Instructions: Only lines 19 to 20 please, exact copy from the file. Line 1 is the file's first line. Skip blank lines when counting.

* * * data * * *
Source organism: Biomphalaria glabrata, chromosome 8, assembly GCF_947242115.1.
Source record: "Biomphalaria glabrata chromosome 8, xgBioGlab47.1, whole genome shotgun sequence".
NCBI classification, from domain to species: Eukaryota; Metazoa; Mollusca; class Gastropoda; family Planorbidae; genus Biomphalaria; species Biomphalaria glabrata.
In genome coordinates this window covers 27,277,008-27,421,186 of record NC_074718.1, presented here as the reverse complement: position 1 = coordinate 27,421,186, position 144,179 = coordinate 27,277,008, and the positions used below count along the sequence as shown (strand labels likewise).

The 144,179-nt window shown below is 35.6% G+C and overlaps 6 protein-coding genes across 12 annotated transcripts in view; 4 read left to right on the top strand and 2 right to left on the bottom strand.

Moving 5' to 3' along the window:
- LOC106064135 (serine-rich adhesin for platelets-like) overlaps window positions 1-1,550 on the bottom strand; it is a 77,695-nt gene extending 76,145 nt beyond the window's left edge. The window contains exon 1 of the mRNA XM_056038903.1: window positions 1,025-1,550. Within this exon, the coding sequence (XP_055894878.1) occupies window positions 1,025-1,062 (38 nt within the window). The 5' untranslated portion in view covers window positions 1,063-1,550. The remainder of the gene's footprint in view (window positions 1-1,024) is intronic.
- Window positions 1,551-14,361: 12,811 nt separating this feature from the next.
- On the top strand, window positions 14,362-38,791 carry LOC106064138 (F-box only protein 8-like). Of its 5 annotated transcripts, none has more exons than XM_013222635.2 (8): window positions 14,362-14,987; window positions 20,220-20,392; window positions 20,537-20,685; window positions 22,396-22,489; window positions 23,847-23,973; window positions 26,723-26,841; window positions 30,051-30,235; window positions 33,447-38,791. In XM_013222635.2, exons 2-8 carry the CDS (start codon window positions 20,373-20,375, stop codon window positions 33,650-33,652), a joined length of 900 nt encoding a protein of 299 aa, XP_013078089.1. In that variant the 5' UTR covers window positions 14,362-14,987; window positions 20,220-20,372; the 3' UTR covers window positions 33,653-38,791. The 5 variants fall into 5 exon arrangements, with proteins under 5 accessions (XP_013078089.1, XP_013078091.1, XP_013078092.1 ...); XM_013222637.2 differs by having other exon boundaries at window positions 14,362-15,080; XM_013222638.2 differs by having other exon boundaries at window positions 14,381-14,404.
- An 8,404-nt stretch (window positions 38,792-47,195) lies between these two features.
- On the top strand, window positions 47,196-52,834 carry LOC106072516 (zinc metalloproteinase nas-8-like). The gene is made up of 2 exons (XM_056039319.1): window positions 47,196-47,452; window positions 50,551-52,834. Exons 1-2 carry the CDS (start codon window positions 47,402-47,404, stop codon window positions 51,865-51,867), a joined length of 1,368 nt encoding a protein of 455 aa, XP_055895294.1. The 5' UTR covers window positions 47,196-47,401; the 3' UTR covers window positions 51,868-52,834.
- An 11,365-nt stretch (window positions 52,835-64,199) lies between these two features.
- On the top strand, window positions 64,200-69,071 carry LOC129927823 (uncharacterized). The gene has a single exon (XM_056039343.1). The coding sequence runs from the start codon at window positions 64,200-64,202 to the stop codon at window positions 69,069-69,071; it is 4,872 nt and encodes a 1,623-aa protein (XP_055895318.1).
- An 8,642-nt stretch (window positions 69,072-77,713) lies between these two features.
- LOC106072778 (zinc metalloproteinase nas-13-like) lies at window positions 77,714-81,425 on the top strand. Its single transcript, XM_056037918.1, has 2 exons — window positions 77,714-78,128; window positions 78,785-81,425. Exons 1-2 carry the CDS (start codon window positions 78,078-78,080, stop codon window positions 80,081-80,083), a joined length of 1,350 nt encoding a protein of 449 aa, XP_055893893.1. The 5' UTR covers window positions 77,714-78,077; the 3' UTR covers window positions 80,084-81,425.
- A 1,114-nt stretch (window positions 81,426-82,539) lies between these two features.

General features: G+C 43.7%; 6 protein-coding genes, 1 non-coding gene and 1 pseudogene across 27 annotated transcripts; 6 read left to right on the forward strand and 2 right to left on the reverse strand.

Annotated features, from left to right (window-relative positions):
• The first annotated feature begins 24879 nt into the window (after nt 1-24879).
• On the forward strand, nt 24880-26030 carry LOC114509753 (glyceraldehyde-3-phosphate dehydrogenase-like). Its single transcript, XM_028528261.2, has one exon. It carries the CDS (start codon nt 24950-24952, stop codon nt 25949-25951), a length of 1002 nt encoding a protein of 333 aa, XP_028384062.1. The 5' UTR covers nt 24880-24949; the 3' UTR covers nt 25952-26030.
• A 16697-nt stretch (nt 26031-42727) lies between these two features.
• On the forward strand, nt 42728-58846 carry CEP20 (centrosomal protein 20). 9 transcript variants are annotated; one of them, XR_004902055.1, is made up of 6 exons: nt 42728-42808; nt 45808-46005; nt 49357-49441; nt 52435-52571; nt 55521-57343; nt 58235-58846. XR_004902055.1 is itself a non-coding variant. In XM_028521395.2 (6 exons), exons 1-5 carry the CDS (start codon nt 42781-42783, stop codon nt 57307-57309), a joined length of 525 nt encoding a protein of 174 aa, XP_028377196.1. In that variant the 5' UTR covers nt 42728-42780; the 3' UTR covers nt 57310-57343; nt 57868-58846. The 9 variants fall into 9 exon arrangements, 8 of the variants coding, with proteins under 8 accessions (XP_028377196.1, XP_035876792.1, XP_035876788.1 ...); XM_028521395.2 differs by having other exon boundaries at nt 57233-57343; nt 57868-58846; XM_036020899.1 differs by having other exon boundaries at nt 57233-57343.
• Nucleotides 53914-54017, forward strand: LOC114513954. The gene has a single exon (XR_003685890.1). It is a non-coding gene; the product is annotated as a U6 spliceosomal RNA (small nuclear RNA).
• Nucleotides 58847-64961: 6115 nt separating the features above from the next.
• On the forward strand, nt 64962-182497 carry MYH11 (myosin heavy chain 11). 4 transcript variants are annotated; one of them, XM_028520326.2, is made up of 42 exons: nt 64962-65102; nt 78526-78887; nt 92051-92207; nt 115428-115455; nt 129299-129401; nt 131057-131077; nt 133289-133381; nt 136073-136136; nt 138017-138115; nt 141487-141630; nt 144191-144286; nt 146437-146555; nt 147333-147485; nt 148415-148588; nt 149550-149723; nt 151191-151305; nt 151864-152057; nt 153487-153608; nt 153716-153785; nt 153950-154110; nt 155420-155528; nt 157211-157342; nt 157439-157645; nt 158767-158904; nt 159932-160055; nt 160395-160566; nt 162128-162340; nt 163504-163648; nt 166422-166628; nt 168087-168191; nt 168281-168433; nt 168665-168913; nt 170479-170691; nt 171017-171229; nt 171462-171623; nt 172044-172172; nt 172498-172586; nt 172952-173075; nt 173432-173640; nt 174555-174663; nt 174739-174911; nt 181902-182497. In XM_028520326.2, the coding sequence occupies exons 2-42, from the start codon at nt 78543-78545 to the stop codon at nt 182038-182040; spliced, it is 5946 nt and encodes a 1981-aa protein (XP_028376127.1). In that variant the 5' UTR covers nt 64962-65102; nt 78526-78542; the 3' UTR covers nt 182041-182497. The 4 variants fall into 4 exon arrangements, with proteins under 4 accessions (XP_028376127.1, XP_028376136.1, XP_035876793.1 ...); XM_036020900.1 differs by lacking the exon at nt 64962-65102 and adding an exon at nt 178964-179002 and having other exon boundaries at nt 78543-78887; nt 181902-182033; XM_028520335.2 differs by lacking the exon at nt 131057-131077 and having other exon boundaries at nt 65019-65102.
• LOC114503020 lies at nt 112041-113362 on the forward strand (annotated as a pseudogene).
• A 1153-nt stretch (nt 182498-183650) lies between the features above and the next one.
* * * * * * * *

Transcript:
• The first annotated feature begins 24879 nt into the window (after nt 1-24879).
• On the forward strand, nt 24880-26030 carry LOC114509753 (glyceraldehyde-3-phosphate dehydrogenase-like). Its single transcript, XM_028528261.2, has one exon. It carries the CDS (start codon nt 24950-24952, stop codon nt 25949-25951), a length of 1002 nt encoding a protein of 333 aa, XP_028384062.1. The 5' UTR covers nt 24880-24949; the 3' UTR covers nt 25952-26030.